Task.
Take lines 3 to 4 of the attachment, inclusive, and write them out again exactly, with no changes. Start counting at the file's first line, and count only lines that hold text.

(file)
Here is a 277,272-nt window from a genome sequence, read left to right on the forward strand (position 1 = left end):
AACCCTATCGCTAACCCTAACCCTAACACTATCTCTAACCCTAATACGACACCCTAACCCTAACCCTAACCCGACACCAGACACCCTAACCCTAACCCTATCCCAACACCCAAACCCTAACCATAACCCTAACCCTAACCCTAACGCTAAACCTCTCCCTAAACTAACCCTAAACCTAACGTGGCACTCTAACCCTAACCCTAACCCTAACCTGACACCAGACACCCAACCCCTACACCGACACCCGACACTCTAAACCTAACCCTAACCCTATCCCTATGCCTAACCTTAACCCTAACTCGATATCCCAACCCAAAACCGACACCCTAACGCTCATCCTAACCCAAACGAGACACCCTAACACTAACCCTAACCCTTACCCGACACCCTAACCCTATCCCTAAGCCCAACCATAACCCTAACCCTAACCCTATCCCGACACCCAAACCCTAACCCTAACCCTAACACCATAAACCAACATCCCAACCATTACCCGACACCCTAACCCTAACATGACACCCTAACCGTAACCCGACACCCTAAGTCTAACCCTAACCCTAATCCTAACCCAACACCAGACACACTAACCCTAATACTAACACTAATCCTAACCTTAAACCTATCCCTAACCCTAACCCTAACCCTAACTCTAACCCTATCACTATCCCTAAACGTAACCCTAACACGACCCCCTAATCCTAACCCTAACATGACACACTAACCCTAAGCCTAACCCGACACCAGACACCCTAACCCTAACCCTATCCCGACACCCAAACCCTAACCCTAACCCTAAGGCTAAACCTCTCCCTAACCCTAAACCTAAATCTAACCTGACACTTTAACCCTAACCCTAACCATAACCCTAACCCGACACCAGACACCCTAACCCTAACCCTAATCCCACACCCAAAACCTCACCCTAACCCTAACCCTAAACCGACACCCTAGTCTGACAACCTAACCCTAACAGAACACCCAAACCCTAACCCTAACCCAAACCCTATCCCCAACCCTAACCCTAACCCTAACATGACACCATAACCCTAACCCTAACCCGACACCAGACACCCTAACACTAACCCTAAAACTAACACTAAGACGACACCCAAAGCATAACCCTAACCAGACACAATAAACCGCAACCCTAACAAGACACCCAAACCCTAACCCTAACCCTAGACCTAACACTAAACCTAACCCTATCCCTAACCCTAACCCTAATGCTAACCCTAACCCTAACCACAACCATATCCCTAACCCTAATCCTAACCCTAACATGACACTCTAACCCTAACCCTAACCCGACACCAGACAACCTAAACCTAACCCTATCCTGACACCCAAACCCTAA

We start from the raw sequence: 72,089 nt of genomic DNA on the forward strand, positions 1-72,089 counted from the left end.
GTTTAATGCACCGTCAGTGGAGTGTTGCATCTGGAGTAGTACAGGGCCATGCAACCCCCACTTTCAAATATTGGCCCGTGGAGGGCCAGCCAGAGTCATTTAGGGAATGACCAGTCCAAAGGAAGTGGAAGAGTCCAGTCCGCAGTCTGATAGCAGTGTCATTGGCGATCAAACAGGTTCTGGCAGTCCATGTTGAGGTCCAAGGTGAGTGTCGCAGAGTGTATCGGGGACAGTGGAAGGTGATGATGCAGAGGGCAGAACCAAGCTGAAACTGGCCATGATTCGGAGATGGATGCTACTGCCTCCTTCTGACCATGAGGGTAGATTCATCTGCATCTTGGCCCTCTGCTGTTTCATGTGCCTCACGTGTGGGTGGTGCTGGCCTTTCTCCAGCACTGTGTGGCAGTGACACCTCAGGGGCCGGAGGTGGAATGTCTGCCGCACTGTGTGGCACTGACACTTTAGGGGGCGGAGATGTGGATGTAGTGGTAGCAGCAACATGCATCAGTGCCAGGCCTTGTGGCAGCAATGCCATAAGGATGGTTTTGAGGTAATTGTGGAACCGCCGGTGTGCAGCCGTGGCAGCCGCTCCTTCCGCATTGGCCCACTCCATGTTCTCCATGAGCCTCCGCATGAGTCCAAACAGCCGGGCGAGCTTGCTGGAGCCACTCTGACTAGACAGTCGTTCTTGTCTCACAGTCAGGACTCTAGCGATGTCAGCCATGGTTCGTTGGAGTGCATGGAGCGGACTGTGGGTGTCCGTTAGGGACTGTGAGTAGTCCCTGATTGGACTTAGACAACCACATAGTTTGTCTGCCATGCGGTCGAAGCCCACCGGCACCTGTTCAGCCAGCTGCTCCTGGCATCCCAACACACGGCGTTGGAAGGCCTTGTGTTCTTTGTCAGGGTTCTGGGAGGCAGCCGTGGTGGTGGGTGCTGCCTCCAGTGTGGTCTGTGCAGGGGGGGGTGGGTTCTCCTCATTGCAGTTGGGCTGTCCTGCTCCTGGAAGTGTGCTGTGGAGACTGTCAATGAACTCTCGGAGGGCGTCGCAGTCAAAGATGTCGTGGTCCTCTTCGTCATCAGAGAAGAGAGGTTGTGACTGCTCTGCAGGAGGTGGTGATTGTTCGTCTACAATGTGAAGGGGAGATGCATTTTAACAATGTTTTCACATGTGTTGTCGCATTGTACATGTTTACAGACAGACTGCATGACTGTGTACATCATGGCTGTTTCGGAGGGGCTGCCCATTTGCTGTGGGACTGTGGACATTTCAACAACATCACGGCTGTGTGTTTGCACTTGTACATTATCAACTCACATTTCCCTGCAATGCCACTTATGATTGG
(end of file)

We start from the raw sequence: 72,089 nt of genomic DNA on the forward strand, positions 1-72,089 counted from the left end.
GTTTAATGCACCGTCAGTGGAGTGTTGCATCTGGAGTAGTACAGGGCCATGCAACCCCCACTTTCAAATATTGGCCCGTGGAGGGCCAGCCAGAGTCATTTAGGGAATGACCAGTCCAAAGGAAGTGGAAGAGTCCAGTCCGCAGTCTGATAGCAGTGTCATTGGCGATCAAACAGGTTCTGGCAGTCCATGTTGAGGTCCAAGGTGAGTGTCGCAGAGTGTATCGGGGACAGTGGAAGGTGATGATGCAGAGGGCAGAACCAAGCTGAAACTGGCCATGATTCGGAGATGGATGCTACTGCCTCCTTCTGACCATGAGGGTAGATTCATCTGCATCTTGGCCCTCTGCTGTTTCATGTGCCTCACGTGTGGGTGGTGCTGGCCTTTCTCCAGCACTGTGTGGCAGTGACACCTCAGGGGCCGGAGGTGGAATGTCTGCCGCACTGTGTGGCACTGACACTTTAGGGGGCGGAGATGTGGATGTAGTGGTAGCAGCAACATGCATCAGTGCCAGGCCTTGTGGCAGCAATGCCATAAGGATGGTTTTGAGGTAATTGTGGAACCGCCGGTGTGCAGCCGTGGCAGCCGCTCCTTCCGCATTGGCCCACTCCATGTTCTCCATGAGCCTCCGCATGAGTCCAAACAGCCGGGCGAGCTTGCTGGAGCCACTCTGACTAGACAGTCGTTCTTGTCTCACAGTCAGGACTCTAGCGATGTCAGCCATGGTTCGTTGGAGTGCATGGAGCGGACTGTGGGTGTCCGTTAGGGACTGTGAGTAGTCCCTGATTGGACTTAGACAACCACATAGTTTGTCTGCCATGCGGTCGAAGCCCACCGGCACCTGTTCAGCCAGCTGCTCCTGGCATCCCAACACACGGCGTTGGAAGGCCTTGTGTTCTTTGTCAGGGTTCTGGGAGGCAGCCGTGGTGGTGGGTGCTGCCTCCAGTGTGGTCTGTGCAGGGGGGGGTGGGTTCTCCTCATTGCAGTTGGGCTGTCCTGCTCCTGGAAGTGTGCTGTGGAGACTGTCAATGAACTCTCGGAGGGCGTCGCAGTCAAAGATGTCGTGGTCCTCTTCGTCATCAGAGAAGAGAGGTTGTGACTGCTCTGCAGGAGGTGGTGATTGTTCGTCTACAATGTGAAGGGGAGATGCATTTTAACAATGTTTTCACATGTGTTGTCGCATTGTACATGTTTACAGACAGACTGCATGACTGTGTACATCATGGCTGTTTCGGAGGGGCTGCCCATTTGCTGTGGGACTGTGGACATTTCAACAACATCACGGCTGTGTGTTTGCACTTGTACATTATCAACTCACATTTCCCTGCAATGCCACTTATGATTGG